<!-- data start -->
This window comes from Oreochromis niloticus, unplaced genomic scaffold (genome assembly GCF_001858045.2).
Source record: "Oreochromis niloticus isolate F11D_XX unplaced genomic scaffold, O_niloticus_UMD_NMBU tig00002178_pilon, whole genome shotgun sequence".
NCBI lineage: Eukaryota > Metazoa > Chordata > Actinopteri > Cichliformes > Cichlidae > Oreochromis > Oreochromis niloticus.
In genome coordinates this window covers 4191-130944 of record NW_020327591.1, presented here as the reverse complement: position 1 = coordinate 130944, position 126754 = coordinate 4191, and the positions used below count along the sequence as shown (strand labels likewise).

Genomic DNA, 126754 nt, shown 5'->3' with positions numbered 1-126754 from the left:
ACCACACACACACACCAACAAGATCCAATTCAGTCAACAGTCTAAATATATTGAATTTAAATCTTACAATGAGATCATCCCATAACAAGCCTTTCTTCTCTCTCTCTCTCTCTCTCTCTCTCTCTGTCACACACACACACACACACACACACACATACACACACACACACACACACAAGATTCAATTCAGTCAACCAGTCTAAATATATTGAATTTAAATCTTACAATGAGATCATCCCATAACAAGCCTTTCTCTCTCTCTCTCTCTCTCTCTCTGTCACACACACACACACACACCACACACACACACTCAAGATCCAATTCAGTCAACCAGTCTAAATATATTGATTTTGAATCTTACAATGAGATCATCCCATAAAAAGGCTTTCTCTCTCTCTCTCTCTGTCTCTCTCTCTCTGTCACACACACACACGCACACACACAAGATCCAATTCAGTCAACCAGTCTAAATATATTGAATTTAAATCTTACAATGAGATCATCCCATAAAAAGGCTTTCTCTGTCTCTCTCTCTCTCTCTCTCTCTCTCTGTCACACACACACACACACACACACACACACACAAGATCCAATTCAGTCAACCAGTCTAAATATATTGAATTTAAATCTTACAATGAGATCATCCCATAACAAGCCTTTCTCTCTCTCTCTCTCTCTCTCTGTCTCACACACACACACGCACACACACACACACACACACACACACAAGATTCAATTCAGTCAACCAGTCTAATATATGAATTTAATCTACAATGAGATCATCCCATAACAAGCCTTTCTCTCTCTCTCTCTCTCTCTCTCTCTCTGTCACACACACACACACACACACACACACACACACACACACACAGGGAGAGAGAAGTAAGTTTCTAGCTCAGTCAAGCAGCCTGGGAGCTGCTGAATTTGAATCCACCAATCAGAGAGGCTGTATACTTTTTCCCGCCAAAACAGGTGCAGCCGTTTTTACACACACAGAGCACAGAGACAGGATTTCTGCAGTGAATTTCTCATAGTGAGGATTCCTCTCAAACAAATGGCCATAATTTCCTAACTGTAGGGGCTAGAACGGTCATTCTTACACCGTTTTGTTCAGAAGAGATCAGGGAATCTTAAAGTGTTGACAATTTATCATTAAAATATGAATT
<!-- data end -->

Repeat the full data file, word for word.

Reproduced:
This window comes from Oreochromis niloticus, unplaced genomic scaffold (genome assembly GCF_001858045.2).
Source record: "Oreochromis niloticus isolate F11D_XX unplaced genomic scaffold, O_niloticus_UMD_NMBU tig00002178_pilon, whole genome shotgun sequence".
NCBI lineage: Eukaryota > Metazoa > Chordata > Actinopteri > Cichliformes > Cichlidae > Oreochromis > Oreochromis niloticus.
In genome coordinates this window covers 4191-130944 of record NW_020327591.1, presented here as the reverse complement: position 1 = coordinate 130944, position 126754 = coordinate 4191, and the positions used below count along the sequence as shown (strand labels likewise).

Genomic DNA, 126754 nt, shown 5'->3' with positions numbered 1-126754 from the left:
ACCACACACACACACCAACAAGATCCAATTCAGTCAACAGTCTAAATATATTGAATTTAAATCTTACAATGAGATCATCCCATAACAAGCCTTTCTTCTCTCTCTCTCTCTCTCTCTCTCTCTCTGTCACACACACACACACACACACACACACATACACACACACACACACACACAAGATTCAATTCAGTCAACCAGTCTAAATATATTGAATTTAAATCTTACAATGAGATCATCCCATAACAAGCCTTTCTCTCTCTCTCTCTCTCTCTCTCTGTCACACACACACACACACACCACACACACACACTCAAGATCCAATTCAGTCAACCAGTCTAAATATATTGATTTTGAATCTTACAATGAGATCATCCCATAAAAAGGCTTTCTCTCTCTCTCTCTCTGTCTCTCTCTCTCTGTCACACACACACACGCACACACACAAGATCCAATTCAGTCAACCAGTCTAAATATATTGAATTTAAATCTTACAATGAGATCATCCCATAAAAAGGCTTTCTCTGTCTCTCTCTCTCTCTCTCTCTCTCTCTGTCACACACACACACACACACACACACACACACAAGATCCAATTCAGTCAACCAGTCTAAATATATTGAATTTAAATCTTACAATGAGATCATCCCATAACAAGCCTTTCTCTCTCTCTCTCTCTCTCTCTGTCTCACACACACACACGCACACACACACACACACACACACACACAAGATTCAATTCAGTCAACCAGTCTAATATATGAATTTAATCTACAATGAGATCATCCCATAACAAGCCTTTCTCTCTCTCTCTCTCTCTCTCTCTCTCTGTCACACACACACACACACACACACACACACACACACACACACAGGGAGAGAGAAGTAAGTTTCTAGCTCAGTCAAGCAGCCTGGGAGCTGCTGAATTTGAATCCACCAATCAGAGAGGCTGTATACTTTTTCCCGCCAAAACAGGTGCAGCCGTTTTTACACACACAGAGCACAGAGACAGGATTTCTGCAGTGAATTTCTCATAGTGAGGATTCCTCTCAAACAAATGGCCATAATTTCCTAACTGTAGGGGCTAGAACGGTCATTCTTACACCGTTTTGTTCAGAAGAGATCAGGGAATCTTAAAGTGTTGACAATTTATCATTAAAATATGAATT